Andrea Luchesi

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Andrea Luca Luchesi (also spelled Lucchesi; May 23, 1741 – March 21, 1801) was an Italian composer.

Biography[edit]

Andrea Luchesi was born at Motta di Livenza, near Treviso[1] the eleventh child of Pietro Luchese and Caterina Gottardi. The rather wealthy family descended from groups of noble families who had moved from Lucca to Venice in the 14th century (hence the name Luchese. From 1764/65 Andrea began to use the name Luchesi, which we can find written by his contemporaries also as Lucchesi, Lughesi, Luckesi, Lucchezzy, etc.). He grew up in his native town, receiving musical and general education from his elder brother Matteo, a priest, public tutor and organist.

By 1757[2] he moved to Venice. The protection of the nobleman Jseppo Morosini enabled him to study with eminent musicians: Gioacchino Cocchi, Padre Paolucci, Giuseppe Saratelli, Domenico Gallo, Ferdinando Bertoni and (the best-known of them) Baldassare Galuppi. His career in Venice developed quickly: examiner of the organists commission in 1761, then organist at San Salvatore (1764), composer of works for "organ or cembalo", instrumental, sacred and theatre music. He composed for official celebrations, the last (1771) being the solemn funeral of the Duke of Montealegre, Spanish ambassador to Venice. As a famous virtuoso he was invited to play organ in and outside Venice, e.g. was in charge of inaugurating the new organ of the basilica of Saint Anthony in Padua.[3]

In the spring of 1765 his opera L'isola della fortuna was performed at the Hoftheater in Vienna.

While on tour in Italy in 1771, Leopold and Wolfgang Mozart met Andrea Luchesi and received one of his concertos for cembalo (Wolfgang was still playing the concerto in 1777, while Leopold and Nannerl used often the concerto for teaching and practising purposes).[4]

At the end of 1771, Luchesi traveled to Bonn on a three-year contract, invited by the Prince Elector Archbishop of Cologne Maximilian Friedrich von Königsegg-Rothenfels, who wished to raise the quality level of his court chapel. After the death of the previous Kapellmeister (Ludwig van Beethoven senior, i.e. the grandfather of Beethoven), Andrea Luchesi was nominated official court Kapellmeister in 1774.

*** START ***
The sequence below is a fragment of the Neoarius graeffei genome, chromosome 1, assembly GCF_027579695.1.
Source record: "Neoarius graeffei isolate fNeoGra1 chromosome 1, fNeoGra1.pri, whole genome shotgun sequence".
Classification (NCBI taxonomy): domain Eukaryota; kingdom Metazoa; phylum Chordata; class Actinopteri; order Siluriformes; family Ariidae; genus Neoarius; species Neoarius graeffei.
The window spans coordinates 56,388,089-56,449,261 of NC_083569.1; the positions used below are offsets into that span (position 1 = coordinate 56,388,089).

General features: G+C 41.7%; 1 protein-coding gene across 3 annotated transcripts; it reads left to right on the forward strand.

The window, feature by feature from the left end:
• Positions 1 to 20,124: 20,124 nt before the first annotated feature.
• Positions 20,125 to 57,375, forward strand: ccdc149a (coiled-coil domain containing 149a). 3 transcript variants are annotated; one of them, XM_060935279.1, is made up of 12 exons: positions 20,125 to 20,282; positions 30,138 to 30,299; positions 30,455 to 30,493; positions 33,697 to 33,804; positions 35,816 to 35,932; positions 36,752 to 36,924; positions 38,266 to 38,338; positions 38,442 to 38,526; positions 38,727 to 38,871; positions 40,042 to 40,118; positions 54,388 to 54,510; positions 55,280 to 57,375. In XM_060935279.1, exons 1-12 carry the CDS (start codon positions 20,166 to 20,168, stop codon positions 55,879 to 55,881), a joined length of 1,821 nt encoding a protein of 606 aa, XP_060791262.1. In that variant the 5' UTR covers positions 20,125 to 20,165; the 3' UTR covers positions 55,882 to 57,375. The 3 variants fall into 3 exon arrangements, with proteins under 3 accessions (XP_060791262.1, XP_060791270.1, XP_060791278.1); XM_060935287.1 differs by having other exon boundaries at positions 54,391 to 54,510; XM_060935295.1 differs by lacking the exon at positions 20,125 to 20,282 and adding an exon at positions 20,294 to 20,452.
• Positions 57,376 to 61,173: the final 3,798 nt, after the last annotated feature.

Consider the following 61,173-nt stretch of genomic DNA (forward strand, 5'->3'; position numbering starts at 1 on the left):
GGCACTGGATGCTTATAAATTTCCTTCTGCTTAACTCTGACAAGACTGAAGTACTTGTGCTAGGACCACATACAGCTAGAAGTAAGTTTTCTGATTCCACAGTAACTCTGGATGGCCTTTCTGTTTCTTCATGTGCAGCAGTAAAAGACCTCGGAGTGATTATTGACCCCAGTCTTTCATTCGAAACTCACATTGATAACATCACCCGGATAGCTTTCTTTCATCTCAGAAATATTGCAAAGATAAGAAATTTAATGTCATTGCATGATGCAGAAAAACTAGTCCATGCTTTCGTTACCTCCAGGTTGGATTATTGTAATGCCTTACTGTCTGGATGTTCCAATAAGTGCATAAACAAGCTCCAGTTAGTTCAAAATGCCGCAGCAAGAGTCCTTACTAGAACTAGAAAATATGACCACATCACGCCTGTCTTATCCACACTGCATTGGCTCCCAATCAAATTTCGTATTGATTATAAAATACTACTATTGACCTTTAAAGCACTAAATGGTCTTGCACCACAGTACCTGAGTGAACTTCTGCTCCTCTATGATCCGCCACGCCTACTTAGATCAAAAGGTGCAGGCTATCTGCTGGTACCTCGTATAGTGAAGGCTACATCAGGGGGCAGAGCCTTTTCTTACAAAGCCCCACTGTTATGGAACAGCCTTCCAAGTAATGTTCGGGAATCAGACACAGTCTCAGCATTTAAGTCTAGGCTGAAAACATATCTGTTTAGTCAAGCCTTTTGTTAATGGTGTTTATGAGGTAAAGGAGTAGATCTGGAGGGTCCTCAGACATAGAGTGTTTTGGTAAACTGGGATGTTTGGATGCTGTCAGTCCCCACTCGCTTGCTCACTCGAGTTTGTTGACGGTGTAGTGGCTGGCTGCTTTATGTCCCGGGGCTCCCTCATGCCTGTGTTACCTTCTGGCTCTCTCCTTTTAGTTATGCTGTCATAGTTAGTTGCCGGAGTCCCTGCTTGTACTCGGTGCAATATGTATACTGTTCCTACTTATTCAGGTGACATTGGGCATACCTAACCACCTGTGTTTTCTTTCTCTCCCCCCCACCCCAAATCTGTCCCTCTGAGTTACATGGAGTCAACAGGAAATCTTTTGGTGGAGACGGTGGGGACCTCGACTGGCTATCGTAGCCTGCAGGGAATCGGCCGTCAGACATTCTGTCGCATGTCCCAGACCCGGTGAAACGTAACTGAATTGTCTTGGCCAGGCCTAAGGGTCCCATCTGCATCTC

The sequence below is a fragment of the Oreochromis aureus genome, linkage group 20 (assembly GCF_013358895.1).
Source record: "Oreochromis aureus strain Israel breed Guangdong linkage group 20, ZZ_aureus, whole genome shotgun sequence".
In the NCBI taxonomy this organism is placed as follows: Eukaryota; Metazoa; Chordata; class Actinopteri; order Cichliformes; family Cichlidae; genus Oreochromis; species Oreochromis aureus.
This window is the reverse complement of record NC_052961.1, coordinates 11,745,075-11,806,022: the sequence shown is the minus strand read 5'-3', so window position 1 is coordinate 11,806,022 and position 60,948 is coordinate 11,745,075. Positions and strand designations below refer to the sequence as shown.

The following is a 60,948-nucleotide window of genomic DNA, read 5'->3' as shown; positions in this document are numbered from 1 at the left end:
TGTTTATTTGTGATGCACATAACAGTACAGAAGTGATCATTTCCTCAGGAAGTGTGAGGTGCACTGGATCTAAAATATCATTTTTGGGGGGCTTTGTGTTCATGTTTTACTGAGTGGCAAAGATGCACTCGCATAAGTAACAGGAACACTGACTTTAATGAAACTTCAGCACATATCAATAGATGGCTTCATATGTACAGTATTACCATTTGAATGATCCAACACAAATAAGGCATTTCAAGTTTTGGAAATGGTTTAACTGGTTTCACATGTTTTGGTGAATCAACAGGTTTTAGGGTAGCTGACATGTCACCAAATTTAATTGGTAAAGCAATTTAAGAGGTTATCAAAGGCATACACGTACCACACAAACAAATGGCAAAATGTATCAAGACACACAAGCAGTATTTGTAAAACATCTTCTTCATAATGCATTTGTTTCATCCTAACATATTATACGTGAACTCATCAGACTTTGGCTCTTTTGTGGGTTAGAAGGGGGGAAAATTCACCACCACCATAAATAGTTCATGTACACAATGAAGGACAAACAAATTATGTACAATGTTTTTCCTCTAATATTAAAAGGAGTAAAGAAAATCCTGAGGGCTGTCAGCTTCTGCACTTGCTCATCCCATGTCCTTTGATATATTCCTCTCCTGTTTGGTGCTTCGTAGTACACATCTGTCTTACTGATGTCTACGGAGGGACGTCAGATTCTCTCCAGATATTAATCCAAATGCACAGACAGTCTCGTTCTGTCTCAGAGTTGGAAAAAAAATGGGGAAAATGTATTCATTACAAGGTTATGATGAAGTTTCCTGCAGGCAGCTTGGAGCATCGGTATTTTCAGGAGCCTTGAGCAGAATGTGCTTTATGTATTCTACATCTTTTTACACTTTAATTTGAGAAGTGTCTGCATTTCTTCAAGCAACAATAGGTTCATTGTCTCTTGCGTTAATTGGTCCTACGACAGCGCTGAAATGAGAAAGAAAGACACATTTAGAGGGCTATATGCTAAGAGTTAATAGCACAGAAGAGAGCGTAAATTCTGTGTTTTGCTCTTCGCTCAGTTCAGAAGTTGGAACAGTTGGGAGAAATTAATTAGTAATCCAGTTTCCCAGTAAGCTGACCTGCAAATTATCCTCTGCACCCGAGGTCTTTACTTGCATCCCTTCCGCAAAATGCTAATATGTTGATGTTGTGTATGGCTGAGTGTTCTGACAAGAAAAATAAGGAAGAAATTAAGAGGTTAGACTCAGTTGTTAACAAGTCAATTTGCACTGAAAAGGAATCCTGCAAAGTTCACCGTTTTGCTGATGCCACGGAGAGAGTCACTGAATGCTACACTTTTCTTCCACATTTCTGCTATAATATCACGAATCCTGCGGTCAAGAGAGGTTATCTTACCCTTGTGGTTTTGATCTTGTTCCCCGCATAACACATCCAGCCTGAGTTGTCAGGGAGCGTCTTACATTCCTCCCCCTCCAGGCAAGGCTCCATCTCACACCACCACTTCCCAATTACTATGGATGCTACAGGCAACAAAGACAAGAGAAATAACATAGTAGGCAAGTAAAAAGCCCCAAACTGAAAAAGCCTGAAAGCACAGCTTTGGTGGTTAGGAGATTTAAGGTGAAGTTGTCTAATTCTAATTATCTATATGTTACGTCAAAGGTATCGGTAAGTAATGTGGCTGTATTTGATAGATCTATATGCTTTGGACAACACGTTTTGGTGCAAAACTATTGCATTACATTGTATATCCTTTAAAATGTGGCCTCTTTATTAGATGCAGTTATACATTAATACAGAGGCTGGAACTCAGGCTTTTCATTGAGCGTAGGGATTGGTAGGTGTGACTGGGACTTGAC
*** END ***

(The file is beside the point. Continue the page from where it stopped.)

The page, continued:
He acquired the principality's citizenship and in 1775 married Anthonetta Josepha d'Anthoin, daughter of Maximilian Friederich's senior counselor. With the exception of a visit to Venice in 1783-84, he lived in Bonn until his death in 1801, although his role as Kapellmeister ended in 1794, when the French invasion troops suppressed the court.

The young Beethoven was at the court chapel from 1781 to 1792 as assistant organist, cembalo and viola player. Although Beethoven's musical and compositional training was probably influenced by Luchesi's presence, we have no evidence of any formal pupil/teacher relationship between the two.[3] When the court organist Christian Gottlob Neefe temporarily replaced the Kapellmeister as conductor and teacher during his 1783-84 absence, Luchesi assigned the organ service to the very young Beethoven.

Pupils of Luchesi who achieved minor renown included Antonin Reicha, Bernhard and Andreas Romberg, and Ferdinand Ries.

Luchesi died at Bonn.

He had one daughter, who lived in Bonn till her death, and four sons. According to Neefe the first two sons (Maximilian Friederich, born 1775-12-11, and M. Jakob Ferdinand, born 1777-12-18) were gifted musicians.[5]

Works[edit]

  • L’isola della fortuna, opera buffa with libretto by Giovanni Bertati, performed at the Hoftheater, Vienna, in 1765; also in Venice (1765) and at the Royal Theater in Lisbon (1767).
  • Ademira, opera seria, for the Ascension Day in Venice (1784), to honour the visit of king Gustavus III of Sweden